Today we welcomed Richard Torbay, Hon.D. Univ., MP – Speaker of the New South Wales Legislative Assembly, Chancellor of the University of New England. Being a politician and chancellor of a university, Mr Torbay was very interested in modern postgraduate education at the Danube University and Austrian experiences with e-government. Mr Torbay was accompanied by his wife Rosemary and Elisabeth Jaquemar from the Australian Embassy.
As introduction, Peter Parycek and Daniel Medimorec presented some facts about the Danube University and explained the practice-orientated approach to postgraduate education. The Danube University makes 76 % of its earnings on its own, something that would not be possible at Torbay’s public university. However, he said Australian universities that did not adapt their profiles to the free market had great problems in a competitive market for education.
Change in Culture of Administration
Torbay’s main interests were e-government strategies reaching from e-registers via e-voting to web 2.0 based applications. As Australian states are more independent than Austrian states, e-government in Australia might be difficult to realise at the moment due to varying viewpoints among the states. One of the reasons for Austria’s successful e-government projects is the centralised administration by the chancellor’s agencies. Even though e-government includes a change in culture of administration, Torbay stated that without the support of bureaucracy, great initiatives are not possible. “As a politician you’re not delivering the product,” you only make the decision.
Australians are legally obliged to vote so they do not have a problematic decrease of voter turnout, as some European countries have. E-voting could make live easier in a country of widely scattered settlements. However, trust in an e-voting system has to be established before implementing it. Voters do not want anybody to know whom they voted for – and they are right to insist on this constitutional right.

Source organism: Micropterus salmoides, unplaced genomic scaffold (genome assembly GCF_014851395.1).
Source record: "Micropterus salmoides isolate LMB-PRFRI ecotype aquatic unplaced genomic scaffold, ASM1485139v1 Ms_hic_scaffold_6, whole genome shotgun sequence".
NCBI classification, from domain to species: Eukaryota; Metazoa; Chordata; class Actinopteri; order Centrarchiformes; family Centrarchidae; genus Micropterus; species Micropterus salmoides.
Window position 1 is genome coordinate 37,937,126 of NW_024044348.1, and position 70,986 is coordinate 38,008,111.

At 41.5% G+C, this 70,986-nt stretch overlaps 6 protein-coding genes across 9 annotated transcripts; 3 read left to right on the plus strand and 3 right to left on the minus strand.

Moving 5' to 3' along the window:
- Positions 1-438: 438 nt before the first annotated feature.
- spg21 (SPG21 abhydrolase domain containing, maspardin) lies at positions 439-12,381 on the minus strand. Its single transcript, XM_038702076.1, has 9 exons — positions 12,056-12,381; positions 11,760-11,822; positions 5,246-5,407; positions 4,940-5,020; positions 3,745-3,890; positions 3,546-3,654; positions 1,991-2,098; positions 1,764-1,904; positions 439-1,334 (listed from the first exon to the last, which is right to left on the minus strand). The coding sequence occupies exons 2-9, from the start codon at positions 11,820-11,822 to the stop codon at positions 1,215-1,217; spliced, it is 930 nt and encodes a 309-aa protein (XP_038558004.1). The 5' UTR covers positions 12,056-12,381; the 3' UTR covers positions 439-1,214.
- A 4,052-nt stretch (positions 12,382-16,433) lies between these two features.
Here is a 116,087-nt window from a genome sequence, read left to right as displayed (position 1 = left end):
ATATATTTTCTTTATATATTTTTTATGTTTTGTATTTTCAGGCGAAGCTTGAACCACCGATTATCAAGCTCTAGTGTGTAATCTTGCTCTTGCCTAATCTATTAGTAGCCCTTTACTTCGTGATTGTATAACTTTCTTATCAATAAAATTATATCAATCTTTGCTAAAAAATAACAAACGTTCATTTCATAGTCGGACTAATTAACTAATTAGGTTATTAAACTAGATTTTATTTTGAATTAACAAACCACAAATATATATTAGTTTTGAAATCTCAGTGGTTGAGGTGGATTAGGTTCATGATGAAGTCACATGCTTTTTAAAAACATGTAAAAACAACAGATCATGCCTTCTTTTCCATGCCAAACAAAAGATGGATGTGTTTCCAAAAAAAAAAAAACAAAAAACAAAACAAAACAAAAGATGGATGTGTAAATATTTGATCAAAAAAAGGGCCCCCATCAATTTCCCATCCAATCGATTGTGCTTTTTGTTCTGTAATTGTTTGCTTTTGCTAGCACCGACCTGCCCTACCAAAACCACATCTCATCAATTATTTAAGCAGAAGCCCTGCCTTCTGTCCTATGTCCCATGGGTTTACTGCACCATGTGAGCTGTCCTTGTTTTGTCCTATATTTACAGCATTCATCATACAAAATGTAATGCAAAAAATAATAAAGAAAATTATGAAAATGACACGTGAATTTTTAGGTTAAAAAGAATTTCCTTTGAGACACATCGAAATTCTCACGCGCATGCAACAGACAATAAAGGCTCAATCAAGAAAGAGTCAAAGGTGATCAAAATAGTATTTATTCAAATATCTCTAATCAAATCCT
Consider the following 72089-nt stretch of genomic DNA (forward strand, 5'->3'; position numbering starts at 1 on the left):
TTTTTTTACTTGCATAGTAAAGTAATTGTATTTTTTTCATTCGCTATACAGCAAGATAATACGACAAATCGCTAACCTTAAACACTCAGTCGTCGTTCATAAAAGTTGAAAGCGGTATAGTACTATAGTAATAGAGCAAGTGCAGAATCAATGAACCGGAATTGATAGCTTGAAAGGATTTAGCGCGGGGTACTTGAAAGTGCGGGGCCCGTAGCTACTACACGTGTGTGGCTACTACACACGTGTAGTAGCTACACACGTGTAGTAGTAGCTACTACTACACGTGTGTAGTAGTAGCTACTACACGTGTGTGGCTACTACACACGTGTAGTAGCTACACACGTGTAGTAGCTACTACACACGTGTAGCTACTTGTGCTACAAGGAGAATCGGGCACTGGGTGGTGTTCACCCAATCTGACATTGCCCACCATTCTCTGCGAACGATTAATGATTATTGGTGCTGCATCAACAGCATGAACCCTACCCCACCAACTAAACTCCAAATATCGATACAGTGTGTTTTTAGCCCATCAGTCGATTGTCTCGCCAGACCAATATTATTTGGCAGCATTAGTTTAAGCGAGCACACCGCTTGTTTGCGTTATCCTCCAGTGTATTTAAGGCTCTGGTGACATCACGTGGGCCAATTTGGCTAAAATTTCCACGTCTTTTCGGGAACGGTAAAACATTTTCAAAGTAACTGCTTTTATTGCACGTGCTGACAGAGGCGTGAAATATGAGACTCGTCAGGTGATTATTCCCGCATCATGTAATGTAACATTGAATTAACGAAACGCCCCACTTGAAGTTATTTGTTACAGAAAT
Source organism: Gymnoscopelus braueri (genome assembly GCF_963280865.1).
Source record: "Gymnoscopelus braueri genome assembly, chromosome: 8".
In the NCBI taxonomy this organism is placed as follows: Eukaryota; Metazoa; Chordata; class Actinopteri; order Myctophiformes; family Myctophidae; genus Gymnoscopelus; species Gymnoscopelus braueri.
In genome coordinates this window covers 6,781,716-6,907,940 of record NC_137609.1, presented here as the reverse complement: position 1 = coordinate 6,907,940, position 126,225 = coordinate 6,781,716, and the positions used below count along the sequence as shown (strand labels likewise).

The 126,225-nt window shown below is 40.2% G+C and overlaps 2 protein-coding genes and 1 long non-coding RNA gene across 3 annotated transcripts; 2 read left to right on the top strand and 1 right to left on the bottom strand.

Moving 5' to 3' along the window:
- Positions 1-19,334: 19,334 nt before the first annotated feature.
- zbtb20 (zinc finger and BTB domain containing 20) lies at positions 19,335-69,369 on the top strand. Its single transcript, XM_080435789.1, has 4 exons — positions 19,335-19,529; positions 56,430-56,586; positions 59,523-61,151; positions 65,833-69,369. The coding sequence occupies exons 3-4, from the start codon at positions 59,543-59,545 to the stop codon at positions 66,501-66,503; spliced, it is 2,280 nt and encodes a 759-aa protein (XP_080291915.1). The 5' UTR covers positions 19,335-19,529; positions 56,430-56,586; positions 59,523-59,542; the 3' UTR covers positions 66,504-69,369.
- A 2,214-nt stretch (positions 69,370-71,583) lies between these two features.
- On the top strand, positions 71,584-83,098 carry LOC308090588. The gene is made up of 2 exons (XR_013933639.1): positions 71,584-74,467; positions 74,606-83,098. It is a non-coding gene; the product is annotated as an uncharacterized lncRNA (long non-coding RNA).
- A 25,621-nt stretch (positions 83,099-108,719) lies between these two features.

Electronic support is already established in Australia’s excellent health care system. Torbay told us about his visit of a small hospital in a rural area, where a surgeon got instructions from an expert several hundred kilometres away with the support of ICTs. The patient definitely benefited from modernised technology, getting the best care possible.
High Value to the Public
Torbay believes that the use of ICTs will engage the younger generation in democratic processes. “If we don’t go there, we will lose people,” he said. The project meinparlament.at, co-founded by Peter Parycek, shows the advantages of ICTs in making our democracy more transparent. “This is a high value product to the public,” Torbay commented. The future of e-governmental processes will be based on web 2.0 applications, implementing more and more participation, transparency and collaboration.
Our Australian guests were most amazed by the fact that the Austrian Republic consists of 9 states and more than 2,000 municipalities, a figure so unbelievably high that we had to prove it’s true. I want to finish this report by thanking Mr and Ms Torbay and Ms Jaquemar for their visit and the interesting discussions we had.
- German summary on the Website of the Center for E-Government